Muraoka denies role in donation coverup

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Former Chief Cabinet Secretary Kanezo Muraoka on Tuesday denied helping to cover up a 100 million yen donation made to the Liberal Democratic Party’s largest faction by the Japan Dental Association in 2001.

Muraoka stands accused of being the one who in March 2002 decided not to declare the donation in the faction’s annual official funds report, in violation of the Political Funds Control Law. At the time of the incident, he was deputy chairman of the faction then headed by former Prime Minister Ryutaro Hashimoto.

In entering his plea before the Tokyo District Court, Muraoka said it was former LDP Secretary General Hiromu Nonak who managed the faction’s coffers.

“I have nothing to do with this case, and I’m convinced that I’m innocent,” an angry Muraoka said in a clear voice during his first trial session.

Nonaka has repeatedly denied any role in the coverup.

The faction has acknowledged that it received a 100 million yen check from the dental lobby and did not declare it in its annual report. Who was actually responsible for the coverup is the focus of Muraoka’s trial.

Earlier this month, the district court convicted the faction’s treasurer at the time, Toshiyuki Takigawa, for his role in the misdeed. Takigawa received a suspended sentence because the court accepted his claim that Muraoka was behind the coverup.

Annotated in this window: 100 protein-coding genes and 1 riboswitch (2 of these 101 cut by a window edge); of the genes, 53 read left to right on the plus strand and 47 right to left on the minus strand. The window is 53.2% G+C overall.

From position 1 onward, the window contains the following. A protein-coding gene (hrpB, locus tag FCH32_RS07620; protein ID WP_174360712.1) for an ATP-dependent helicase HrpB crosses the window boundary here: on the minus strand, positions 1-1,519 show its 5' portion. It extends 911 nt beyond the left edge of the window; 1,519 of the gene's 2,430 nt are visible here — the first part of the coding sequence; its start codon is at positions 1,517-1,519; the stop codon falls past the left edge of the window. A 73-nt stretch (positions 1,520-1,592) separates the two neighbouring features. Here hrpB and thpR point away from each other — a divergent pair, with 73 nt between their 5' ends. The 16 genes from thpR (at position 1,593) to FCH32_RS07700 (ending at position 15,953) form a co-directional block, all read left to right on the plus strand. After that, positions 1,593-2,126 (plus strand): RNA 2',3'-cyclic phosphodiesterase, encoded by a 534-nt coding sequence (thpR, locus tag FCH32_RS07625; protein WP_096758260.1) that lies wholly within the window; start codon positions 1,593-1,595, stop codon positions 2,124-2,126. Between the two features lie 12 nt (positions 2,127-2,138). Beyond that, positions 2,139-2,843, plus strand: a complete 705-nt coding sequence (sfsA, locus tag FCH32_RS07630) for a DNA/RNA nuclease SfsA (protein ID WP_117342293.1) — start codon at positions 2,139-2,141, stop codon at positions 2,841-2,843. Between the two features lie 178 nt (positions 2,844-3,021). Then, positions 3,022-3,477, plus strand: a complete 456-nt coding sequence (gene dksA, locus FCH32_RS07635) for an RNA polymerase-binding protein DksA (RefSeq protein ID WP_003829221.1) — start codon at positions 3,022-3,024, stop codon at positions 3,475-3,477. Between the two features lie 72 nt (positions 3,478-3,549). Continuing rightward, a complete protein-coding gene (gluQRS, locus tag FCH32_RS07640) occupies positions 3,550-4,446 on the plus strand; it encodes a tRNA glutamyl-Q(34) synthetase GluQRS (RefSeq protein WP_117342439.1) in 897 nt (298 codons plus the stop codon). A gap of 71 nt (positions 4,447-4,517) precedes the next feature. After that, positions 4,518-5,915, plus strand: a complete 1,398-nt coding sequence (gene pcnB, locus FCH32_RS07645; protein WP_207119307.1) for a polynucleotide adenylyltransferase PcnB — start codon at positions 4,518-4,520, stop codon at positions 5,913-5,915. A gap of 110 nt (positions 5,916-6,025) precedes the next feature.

During Tuesday’s hearing, Muraoka claimed that Nonaka, faction secretary general at the time, controlled all of the group’s money, and that Takigawa handled the funds under direct instructions from Nonaka.

Muraoka also told the court that his title of deputy chairman was merely honorary and came with no power. He said Hashimoto might have also given instructions to Takigawa. It was widely reported that Hashimoto personally was handed the 100 million yen JDA check at a Tokyo restaurant.

“I’d like Mr. Hashimoto and Mr. Nonaka to come before the court and tell the truth,” Muraoka told reporters after the session ended Tuesday afternoon.

Muraoka’s lawyers indicated they might ask the court to call on the two to testify.

The scandal has already hobbled the faction, which had played a pivotal role in the nation’s politics for decades.

Muraoka’s claims Tuesday echo those he previously made in public regarding his alleged role in the donation scam. They are an outright challenge to prosecutors, who in their opening statement Tuesday said Muraoka conspired with Takigawa to cover up the donation.

When handing Takigawa a suspended sentence, the district court sided with his claim that he had conspired with Muraoka in not declaring the donation.

“Let’s not issue a receipt” for the 100 million, the prosecutors quoted Muraoka as saying during a March 2002 meeting of faction executives, based on Takigawa’s testimony. The prosecutors, apparently based mainly on Takigawa’s claims, allege that the faction decided to keep the donation under wraps at that meeting.

But on Tuesday, Muraoka’s lawyers argued that their client’s indictment was “based only on partial statements” given by certain witnesses.

Muraoka and Nonaka were rivals who both sought power within the faction. The confrontation between the two deeply split the group, with Muraoka supporting the re-election of Prime Minister Junichiro Koizumi as LDP president in September 2003 while Nonaka strongly opposed it.